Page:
STOLBERGBut, of course, both were the first black presidents of their country. Both have been Nobel Prize winners. Both are lawyers. Nelson Mandela was among the first black lawyers in South Africa, President Obama, of course, the first black president of the Harvard Law Review. As I said, the president always shied away from those comparisons, but it is clear that Nelson Mandela has truly been his inspiration. And you could see it when he came and spoke last night at the White House about Mandela's death.
REHMGive us a little history, Jerry Seib. That was during the Reagan Administration. 1979 was the first year I took over this microphone. President Reagan did not want to have the U.S. participate in anti-apartheid activities.
SEIBNo. And I think it's easy to forget now how completely the South African debate here was wrapped up with the Cold War environment. I mean, there was a sense -- and the Reagan Administration embraced this -- that the South African government of the time, the apartheid government, as distasteful as it may be, was a bulwark against communism in Africa.
SEIBAnd stopping the march of communism through Africa in the early to mid-1980s was a very big deal for National Security hawks in this country. And that was the debate. Do you push for desegregation and end to apartheid? Or do you look at South Africa as a bulwark against communism? And in 1984, when -- in this city -- Washington protests against apartheid at the South African embassy really hit kind of a fever pitch -- they went on for months and months, every day, hundreds and sometimes thousands of people out there.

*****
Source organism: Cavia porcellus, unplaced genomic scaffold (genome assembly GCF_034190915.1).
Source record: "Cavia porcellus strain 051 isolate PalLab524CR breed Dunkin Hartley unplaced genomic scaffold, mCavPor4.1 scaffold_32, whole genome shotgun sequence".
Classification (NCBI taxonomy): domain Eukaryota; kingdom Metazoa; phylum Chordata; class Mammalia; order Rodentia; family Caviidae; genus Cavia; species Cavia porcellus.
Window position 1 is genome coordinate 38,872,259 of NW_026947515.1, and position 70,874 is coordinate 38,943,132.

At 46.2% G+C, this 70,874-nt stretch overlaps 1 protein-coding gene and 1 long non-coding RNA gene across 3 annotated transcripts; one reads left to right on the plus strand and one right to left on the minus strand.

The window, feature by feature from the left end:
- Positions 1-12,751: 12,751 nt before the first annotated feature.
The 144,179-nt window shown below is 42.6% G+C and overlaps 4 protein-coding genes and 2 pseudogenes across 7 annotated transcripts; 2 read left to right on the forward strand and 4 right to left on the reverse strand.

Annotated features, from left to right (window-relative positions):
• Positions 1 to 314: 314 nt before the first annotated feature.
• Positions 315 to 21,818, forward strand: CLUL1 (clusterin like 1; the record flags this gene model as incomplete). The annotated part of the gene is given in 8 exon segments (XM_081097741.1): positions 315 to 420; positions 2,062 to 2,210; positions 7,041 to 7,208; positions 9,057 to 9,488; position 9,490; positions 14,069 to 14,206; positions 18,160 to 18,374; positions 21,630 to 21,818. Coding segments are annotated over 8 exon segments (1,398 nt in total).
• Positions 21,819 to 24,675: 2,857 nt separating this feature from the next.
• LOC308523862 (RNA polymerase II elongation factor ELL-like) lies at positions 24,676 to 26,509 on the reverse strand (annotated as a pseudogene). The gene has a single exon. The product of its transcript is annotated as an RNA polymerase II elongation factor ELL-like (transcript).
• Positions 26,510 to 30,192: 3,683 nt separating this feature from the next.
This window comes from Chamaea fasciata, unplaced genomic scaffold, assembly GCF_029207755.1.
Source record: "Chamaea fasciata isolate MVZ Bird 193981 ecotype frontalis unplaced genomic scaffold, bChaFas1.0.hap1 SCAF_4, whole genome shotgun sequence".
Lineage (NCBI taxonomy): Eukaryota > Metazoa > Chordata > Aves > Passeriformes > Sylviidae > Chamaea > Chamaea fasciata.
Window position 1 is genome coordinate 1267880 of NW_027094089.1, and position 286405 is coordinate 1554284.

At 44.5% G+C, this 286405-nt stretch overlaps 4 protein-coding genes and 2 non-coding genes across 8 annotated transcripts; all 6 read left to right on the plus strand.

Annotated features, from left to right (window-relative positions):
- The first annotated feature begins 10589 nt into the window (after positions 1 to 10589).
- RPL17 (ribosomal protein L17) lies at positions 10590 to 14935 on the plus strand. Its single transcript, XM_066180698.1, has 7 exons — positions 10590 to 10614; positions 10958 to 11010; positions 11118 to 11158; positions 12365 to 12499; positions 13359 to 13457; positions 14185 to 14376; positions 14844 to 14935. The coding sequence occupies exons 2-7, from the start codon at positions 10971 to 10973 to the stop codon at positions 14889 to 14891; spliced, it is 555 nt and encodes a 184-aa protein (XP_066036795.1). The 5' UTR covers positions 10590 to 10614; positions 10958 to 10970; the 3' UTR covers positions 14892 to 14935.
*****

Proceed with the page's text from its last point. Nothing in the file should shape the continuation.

SEIBIt was in the context of this debate. Is South Africa a bulwark against communism? Or is it an odious regime that needs to be thrown out no matter what the cost?
REHMAnd, Robert Costa, how economically effective were those protests?
COSTAI think you see the protests did have a major part in changing the perception, especially here in the United States in the 1980s. But we've seen a lot of discussion about the anti-apartheid movement this year. A lot of people saw Lee Butler's film "The Butler," and you see Ronald Reagan confronted about apartheid in South Africa. But when you go back to Reagan's own diaries, his entries from 1983, he talks about the sanctions.
COSTAHe talks about how he "detests apartheid." But he just was never able to move against sanctions and break with Botha's government. And so Reagan had a complicated relationship, I think. And I think Jerry's right. A lot of it was wrapped up in that Cold War strategy.
STOLBERGYou know, I think that's absolutely true. But, you know, getting back to the anti-apartheid movement and Obama and Nelson Mandela's influence in this country, you know, we -- I think Nelson Mandela was more than just an inspiration to South Africans or even to black Americans. I really think that he has inspired in a way all Americans, and not only for his forbearance and for his dignity but also for his generosity of spirit.